Monday, Jan 30, 2023

Hindi cinema mirrors India’s reality: Tracing how real translated onto reel, from Independence to now 

Bollywood and its changing mores: The 1950s was a time for nation-building, the '60s was swinging but by the '70s a disillusionment had crept in as captured by the angry young man aka Amitabh Bachchan. And then the economic liberalisation brought in the NRI gloss and today, it's all about how patriotic is our valley.

Bollywood and its extraordinary evolution down the decadesBollywood and its extraordinary evolution down the decades are how society and politics of the day have deeply influenced the matinee's trends and themes.

Debating whether cinema is a reflection of society or vice versa is like sparring over that old cliché —’Did the egg come first or the chicken?’ Put another way, society is a bigger evil here than cinema. Look no further than Bollywood and its extraordinary evolution down the decades to know how society and politics of the day has deeply influenced the matinée’s trends and themes. Start with the 1940s, Kismet from 1943 was Bollywood‘s first blockbuster as well as the first to feature an anti-hero in the form of none other than Ashok Kumar. Its hit song ‘Aaj Himalay Ki Choti Se’ best articulated the anxieties of its age. India was still under British rule, whose oppression this Kavi Pradeep-penned number serves to highlight besides, of course, celebrating the nation’s glories with pride and passion. One story goes that the British objected to Pradeep’s anticolonial lyrics, but he succeeded in persuading them that the object of his target was not the Crown here but in fact, the Japanese — thanks to a throwaway line from the song. As India gained Independence in 1947, Hindi films moved towards capturing the joyous mood and hopes of a newly free country. The Partition was a traumatic event in the history of the subcontinent, but it was a blessing in disguise for Bollywood as the action from the thriving Lahore film industry in undivided India shifted to the then-Bombay.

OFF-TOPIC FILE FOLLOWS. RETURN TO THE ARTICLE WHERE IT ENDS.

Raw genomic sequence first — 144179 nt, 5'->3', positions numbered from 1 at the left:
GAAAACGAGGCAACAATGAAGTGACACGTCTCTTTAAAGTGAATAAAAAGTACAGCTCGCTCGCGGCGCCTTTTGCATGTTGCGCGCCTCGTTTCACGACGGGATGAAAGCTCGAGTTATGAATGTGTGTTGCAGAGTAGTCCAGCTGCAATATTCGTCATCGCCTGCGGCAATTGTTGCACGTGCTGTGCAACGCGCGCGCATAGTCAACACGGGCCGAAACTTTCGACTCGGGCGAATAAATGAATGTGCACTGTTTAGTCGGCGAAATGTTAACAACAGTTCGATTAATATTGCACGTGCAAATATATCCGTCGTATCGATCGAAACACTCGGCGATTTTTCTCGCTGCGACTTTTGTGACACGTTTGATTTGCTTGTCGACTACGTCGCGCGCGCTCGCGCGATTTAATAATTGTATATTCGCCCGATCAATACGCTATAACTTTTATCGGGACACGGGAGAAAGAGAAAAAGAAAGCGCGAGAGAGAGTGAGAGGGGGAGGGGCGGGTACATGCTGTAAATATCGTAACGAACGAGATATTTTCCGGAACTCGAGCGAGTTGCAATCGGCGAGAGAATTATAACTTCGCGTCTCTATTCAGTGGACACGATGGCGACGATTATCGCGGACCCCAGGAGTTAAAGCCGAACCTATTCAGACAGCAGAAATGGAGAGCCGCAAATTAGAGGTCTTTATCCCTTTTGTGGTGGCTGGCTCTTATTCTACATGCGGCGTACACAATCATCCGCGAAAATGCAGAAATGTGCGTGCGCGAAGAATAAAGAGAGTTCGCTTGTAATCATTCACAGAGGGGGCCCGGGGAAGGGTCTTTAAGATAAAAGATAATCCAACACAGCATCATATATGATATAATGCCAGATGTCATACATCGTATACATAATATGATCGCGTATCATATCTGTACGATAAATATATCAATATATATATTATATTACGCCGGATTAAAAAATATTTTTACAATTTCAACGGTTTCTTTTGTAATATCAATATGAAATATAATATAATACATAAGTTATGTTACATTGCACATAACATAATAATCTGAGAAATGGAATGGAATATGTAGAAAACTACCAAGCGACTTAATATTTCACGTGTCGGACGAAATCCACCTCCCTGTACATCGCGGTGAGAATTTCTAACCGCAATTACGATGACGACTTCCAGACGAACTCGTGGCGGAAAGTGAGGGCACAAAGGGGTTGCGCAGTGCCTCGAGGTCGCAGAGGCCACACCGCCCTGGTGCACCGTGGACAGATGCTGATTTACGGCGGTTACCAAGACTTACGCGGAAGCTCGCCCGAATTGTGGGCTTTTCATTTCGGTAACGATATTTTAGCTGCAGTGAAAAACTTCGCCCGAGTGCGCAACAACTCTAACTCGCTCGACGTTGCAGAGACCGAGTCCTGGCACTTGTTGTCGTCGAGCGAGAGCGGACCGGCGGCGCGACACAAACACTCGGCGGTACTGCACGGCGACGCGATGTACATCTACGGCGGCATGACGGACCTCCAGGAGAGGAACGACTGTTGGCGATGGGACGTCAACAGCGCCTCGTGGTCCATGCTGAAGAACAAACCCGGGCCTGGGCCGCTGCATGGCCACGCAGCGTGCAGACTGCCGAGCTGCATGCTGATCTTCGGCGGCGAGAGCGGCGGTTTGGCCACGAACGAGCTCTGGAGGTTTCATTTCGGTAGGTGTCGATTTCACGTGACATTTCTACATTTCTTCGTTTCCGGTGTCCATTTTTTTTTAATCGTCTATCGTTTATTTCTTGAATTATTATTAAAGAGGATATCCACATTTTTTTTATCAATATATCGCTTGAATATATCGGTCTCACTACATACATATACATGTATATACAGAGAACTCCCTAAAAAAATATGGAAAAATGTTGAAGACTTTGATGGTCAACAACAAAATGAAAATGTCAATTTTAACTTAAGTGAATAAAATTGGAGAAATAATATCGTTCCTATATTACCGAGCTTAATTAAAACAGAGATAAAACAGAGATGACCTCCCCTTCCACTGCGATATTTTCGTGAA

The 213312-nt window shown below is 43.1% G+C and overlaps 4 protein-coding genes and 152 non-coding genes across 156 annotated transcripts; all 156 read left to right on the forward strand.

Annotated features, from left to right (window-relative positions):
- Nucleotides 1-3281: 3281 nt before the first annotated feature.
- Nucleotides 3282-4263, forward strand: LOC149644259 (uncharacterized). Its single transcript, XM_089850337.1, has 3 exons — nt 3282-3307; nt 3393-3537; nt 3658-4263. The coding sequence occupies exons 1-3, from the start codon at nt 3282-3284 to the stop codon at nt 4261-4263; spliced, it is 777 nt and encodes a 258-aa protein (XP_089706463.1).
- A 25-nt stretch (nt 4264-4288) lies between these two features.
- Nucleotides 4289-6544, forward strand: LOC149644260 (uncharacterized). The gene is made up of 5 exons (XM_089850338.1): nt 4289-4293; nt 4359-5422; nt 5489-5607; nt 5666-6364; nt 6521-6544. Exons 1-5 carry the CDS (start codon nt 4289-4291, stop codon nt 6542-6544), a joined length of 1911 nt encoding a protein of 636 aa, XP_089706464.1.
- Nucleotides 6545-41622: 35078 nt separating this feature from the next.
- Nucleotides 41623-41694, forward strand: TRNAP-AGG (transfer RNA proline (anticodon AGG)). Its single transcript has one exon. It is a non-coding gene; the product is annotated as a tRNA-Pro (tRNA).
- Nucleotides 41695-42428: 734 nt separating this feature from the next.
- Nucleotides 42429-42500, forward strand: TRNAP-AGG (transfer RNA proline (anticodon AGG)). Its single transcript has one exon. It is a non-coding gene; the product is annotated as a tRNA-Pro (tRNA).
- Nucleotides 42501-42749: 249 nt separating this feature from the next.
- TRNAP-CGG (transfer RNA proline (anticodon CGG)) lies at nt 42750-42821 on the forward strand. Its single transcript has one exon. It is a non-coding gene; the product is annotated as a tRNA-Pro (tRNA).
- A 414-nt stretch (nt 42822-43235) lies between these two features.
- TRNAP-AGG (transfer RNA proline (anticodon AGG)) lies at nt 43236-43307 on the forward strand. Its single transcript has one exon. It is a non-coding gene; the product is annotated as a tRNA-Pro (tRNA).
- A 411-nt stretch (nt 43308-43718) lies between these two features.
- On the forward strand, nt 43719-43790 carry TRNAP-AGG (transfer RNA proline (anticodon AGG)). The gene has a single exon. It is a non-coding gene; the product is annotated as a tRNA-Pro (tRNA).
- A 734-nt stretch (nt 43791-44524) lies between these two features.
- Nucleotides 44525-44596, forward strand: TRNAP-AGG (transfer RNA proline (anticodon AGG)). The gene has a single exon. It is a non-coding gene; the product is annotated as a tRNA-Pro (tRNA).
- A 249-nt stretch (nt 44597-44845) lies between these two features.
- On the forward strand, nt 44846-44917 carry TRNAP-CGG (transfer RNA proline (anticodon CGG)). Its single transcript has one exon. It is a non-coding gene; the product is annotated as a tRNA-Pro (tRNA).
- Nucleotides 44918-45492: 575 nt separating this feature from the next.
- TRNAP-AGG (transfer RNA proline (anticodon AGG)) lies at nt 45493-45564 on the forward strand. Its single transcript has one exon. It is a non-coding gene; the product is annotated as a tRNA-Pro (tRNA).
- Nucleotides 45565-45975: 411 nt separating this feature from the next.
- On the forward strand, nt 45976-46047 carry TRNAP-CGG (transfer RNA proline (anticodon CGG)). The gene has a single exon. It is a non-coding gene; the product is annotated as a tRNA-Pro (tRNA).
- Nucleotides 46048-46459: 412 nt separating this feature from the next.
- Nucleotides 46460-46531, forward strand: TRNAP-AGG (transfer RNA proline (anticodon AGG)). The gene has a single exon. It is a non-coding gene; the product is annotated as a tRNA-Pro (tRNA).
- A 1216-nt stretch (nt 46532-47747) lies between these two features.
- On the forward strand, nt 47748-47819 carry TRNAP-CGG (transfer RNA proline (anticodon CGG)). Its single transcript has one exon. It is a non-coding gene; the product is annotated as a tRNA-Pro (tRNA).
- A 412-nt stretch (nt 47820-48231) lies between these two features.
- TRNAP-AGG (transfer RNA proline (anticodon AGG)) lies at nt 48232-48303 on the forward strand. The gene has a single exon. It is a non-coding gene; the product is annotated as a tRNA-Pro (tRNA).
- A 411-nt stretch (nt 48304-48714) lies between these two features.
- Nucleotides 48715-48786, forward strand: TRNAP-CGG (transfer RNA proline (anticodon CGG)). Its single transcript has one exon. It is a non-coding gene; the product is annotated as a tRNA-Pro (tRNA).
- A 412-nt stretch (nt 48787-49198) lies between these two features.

Shree 420. A still from Shree 420. (Photo: Express Archive)

How Dilip Kumar, Raj Kapoor, Dev Anand exemplified Nehru’s India

Bombay, along with Madras and Calcutta, had the distinction of having the best film studios. Founded by Devika Rani and Himanshu Rai, the Bombay Talkies was a studio to beat all studios in the studio era of the 1940s. It was responsible for launching the careers of at least three leading post-Independence stars, Dilip Kumar, Dev Anand and Raj Kapoor. Spotted by Ashok Kumar, Dev Anand was offered the role of a hero in Ziddi (1948). The trio would rule the screens throughout the 1950s, becoming interlinked with the destiny and expectations of a young nation. Broadly, critics have classified their films as “nation-building” efforts. Interestingly, Dilip Kumar has been dubbed the Nehruvian hero and Raj Kapoor’s cinema reflected social reformation (a strain that continues from the 1940s) while Dev Anand came to exemplify the urban city man at a time when Bombay was emerging as a major economic hub. All three heroes were products of their society, expressing in their own unique way the social changes sweeping through the country.

The British may have packed up and gone but the popular nationalistic sentiments remained. Take the iconic Shree 420 song ‘Mera Joota Hai Japani’ in which Kapoor’s Tramp claims to wear Japanese shoes, Russian hat and English pants but his heart is still Hindustani. Dev Anand’s hero, or anti-hero, was overtly Westernised/Hollywoodised while his friend Raj Kapoor’s screen bumpkins retained a sense of innocence and purity. For one, the city’s shifting moralities and sweet deceptions are enticing while for the other it is all maya (illusion) and temptations worth resisting. Never to fall for the teesri kasam (third vow), as Kapoor woefully finds out in the eponymous 1966 film.

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Junglee Shammi Kapoor in the film Junglee. (Photo: Express Archive)